The EO provides new binding and substantive safeguards for residents of “qualifying states” — including EU residents. An individual can now submit a qualifying complaint to the Office of the Director of National Intelligence (CLPO) if there is an allegation that a “covered violation” occurred — a signals intelligence activity adversely affected the complainant’s privacy and civil liberties interest and violated applicable U.S. laws.
The CLPO has the authority to issue a binding determination upon intelligence community agencies and identify appropriate remediation if a violation is found. And the Data Protection Review Court (DPRC) judges are empowered with full investigatory powers and the authority to issue orders to an agency to undertake appropriate remediation (such as deleting the specific data gathered in violation).
While the DPRC is closer to an independent administrative body than a judicial court, this new structure provides a much stronger redress mechanism than what was afforded by the Privacy Shield’s Ombudsperson — who lacked the authority to investigate complaints (security clearances and expertise), issue binding decisions (remedial action), and have sufficient independence (appointment and removal provisions) from the executive branch.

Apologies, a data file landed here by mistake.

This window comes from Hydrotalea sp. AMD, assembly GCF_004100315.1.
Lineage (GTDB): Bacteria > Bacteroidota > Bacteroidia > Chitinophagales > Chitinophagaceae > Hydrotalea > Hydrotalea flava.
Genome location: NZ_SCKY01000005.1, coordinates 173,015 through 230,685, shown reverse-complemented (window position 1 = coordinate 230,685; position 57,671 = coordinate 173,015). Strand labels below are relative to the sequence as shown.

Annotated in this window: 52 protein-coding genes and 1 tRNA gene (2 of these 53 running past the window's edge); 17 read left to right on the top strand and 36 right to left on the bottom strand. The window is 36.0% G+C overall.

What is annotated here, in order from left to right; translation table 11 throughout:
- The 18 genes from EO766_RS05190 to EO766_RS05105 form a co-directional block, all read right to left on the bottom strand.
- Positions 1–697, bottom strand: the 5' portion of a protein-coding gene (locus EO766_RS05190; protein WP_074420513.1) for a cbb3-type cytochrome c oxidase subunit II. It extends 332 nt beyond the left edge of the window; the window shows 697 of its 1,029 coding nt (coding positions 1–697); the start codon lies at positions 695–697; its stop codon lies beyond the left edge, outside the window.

The transatlantic business community now eagerly awaits the European Commission’s “adequacy decision” that will formally recognize the new Framework after approval by all 27 Member States. The Executive Order and Department of Justice regulations, however, already became effective on October 7, 2022 and will continue to be binding on all U.S. intelligence agencies.
This means that today, Europeans already enjoy enhanced protection of their personal data in U.S. national security investigation — with or without that adequacy decision. It also means that the new safeguards introduced by the EO are a significant change of circumstances that European data protection authorities must take into account in all pending data transfer investigations, consistent with the Schrems II ruling.